Health care spending decreases under single-payer systems: Study – Health care spending increases under single payer systems: study

I’m not going to try and convince you of anything related to a single-payer system, except that you can’t count on the predictions and assumptions on either side of the debate. You can however, count on unintended consequences that nobody talks about.

What the United States spends or saves means little to you. What matters to individuals is what they pay in premiums, taxes and out of pocket costs for health care received.

In any system, the healthy subsidize others. In any system your fixed costs are premiums and or taxes. You may or may not have out of pocket costs, but the odds are in your favor in any given year.

In any system there is the ongoing challenge to maintain affordable healthcare which is never defined.

The bulk of those savings would come from streamlining health care administration costs, according to the study, with additional savings coming from lowering drug prices and reducing provider reimbursements.

According to a study published last week in the Annals of Internal Medicine, administration costs now make up 34% of U.S. health care expenditures, with the country spending roughly $2,500 per person. In comparison, Canada, which has a single-payer health care system, spends roughly $550 per person on health care administration, the study found.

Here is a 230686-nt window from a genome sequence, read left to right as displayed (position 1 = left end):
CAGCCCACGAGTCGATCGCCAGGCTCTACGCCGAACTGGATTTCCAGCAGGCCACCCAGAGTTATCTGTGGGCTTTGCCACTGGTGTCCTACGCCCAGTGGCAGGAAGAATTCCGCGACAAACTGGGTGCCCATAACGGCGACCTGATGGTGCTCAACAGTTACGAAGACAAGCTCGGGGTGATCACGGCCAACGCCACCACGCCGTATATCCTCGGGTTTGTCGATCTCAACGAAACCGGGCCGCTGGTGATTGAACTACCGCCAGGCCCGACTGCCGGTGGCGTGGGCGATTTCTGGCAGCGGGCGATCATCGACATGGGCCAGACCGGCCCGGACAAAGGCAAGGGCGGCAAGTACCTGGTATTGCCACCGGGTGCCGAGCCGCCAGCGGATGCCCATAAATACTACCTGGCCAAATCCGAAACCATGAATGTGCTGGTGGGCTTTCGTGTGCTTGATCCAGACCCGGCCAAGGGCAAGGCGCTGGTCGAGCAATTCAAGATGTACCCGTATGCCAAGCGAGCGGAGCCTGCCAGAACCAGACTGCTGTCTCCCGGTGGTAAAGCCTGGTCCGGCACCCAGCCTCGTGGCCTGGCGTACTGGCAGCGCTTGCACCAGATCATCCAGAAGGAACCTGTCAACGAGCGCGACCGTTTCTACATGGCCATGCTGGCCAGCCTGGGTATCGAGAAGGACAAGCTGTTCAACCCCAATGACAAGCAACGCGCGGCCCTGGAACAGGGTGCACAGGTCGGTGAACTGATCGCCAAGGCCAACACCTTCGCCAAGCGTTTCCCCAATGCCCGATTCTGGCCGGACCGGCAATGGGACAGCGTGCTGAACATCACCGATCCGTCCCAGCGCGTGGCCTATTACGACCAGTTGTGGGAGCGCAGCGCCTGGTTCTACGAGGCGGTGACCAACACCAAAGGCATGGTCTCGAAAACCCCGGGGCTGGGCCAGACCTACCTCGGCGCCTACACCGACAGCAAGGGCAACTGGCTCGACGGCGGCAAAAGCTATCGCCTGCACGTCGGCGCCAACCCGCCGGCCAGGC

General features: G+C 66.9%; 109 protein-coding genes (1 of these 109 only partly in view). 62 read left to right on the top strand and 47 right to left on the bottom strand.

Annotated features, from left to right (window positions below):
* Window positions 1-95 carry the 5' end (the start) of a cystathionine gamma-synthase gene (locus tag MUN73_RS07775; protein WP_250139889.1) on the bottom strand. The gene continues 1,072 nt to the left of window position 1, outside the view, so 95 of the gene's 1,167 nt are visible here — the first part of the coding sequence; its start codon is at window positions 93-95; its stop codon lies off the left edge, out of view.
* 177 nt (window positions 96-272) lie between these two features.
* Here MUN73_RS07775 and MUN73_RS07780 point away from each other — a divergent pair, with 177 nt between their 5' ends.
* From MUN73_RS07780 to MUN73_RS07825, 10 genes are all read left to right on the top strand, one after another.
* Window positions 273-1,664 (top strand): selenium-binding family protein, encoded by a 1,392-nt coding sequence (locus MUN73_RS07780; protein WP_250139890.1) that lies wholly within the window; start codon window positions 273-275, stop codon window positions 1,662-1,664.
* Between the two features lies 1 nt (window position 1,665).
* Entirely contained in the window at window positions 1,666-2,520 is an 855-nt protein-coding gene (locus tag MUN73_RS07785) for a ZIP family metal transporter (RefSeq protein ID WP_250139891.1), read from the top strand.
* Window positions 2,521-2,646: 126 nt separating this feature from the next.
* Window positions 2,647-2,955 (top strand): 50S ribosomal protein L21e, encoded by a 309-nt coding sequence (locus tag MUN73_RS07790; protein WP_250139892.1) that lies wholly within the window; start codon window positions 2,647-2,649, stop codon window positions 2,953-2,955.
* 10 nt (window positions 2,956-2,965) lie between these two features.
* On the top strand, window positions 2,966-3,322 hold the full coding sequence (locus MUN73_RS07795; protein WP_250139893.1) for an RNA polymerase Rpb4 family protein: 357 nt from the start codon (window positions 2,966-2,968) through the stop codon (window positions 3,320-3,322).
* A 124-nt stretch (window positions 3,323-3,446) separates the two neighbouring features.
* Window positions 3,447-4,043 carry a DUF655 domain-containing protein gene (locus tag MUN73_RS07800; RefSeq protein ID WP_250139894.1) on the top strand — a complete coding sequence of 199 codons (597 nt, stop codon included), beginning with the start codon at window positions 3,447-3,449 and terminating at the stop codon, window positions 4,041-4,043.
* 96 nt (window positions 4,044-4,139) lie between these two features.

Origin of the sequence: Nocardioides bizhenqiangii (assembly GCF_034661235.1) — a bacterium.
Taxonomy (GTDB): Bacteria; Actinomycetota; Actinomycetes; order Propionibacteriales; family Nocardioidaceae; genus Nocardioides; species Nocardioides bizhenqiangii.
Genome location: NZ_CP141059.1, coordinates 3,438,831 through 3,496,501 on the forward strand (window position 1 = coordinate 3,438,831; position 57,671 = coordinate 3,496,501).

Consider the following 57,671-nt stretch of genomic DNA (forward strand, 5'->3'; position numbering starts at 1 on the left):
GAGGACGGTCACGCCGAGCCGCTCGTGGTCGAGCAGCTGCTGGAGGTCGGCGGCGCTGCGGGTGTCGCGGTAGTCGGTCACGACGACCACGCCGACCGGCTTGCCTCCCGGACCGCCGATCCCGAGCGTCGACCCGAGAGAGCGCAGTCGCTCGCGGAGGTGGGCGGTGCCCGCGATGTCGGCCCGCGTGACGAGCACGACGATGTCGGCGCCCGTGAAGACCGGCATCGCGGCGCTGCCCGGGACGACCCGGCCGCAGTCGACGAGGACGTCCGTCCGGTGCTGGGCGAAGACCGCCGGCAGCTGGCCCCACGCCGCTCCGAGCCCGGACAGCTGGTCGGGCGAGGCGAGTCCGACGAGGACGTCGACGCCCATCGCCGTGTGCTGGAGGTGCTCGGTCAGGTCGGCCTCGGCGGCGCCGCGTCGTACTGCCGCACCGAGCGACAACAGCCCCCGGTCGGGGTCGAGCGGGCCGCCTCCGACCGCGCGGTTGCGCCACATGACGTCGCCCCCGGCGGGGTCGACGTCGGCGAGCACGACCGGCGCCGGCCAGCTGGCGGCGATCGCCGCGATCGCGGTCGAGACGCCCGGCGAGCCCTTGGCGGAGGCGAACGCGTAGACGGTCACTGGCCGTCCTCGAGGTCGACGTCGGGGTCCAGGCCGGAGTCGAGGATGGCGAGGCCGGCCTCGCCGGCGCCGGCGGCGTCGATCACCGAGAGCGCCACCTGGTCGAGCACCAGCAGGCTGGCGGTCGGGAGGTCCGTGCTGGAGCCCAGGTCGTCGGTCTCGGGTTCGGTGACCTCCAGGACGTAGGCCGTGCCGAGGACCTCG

An October analysis by the Commonwealth Fund found that a single-payer health care system, which included all Americans, including undocumented ones, would grow health care spending by about $720 billion in 2020. A less generous, single-payer “lite” option, which included cost-sharing for out-of-pocket expenses based on income level, and which did not include coverage for undocumented people, would lower health care costs by $210 billion in 2020.

Source: Health care spending decreases under single-payer systems: Study – ABC News

One comment

  1. Another poor study. Admin costs are 34%, so what? Somebody got to spend the money for the mandated 7 pages of foreign language paragraphs on your EOB stating that you can get your bill in your language.

    34% is what is spent, not what might be spent. If you had no claims one year, admin costs would be 100%. If the next year you had nothing but ICC / CCU / Trauma room gunshot victims, admin costs might be 10%.

    How much would the overall cost be if there was less admin expenses? Assuming the few “for profit” health plans already know how much they spend on admin costs, I would think that they would have already found a way to cut costs since employees are expensive. Or have they already figured out that it is worth the costs in order not to pay out more money to providers making them less competitive with other plans?

    Only governments give out jobs to get votes. Corporations and shareholders look at people as a resource to be used and an expense to be cut when they can. If it could be done, a “for profit” healthcare plan would have done it already.

    The only way to cut admin costs is to find ways to automate the process and cut the paperwork flow. This leads to less people looking at claims and increases fraud. Government mandates also increase the admin costs such as 7 pages of language information with every EOB.

    Then how do you price in your prediction of unintended consequences? You can cut reimbursement rates and payment for drugs until nobody wants to invent new drugs or manufacture old olds. Nobody becomes doctors because they can’t pay their student loans back on what they earn. Then what do you do?


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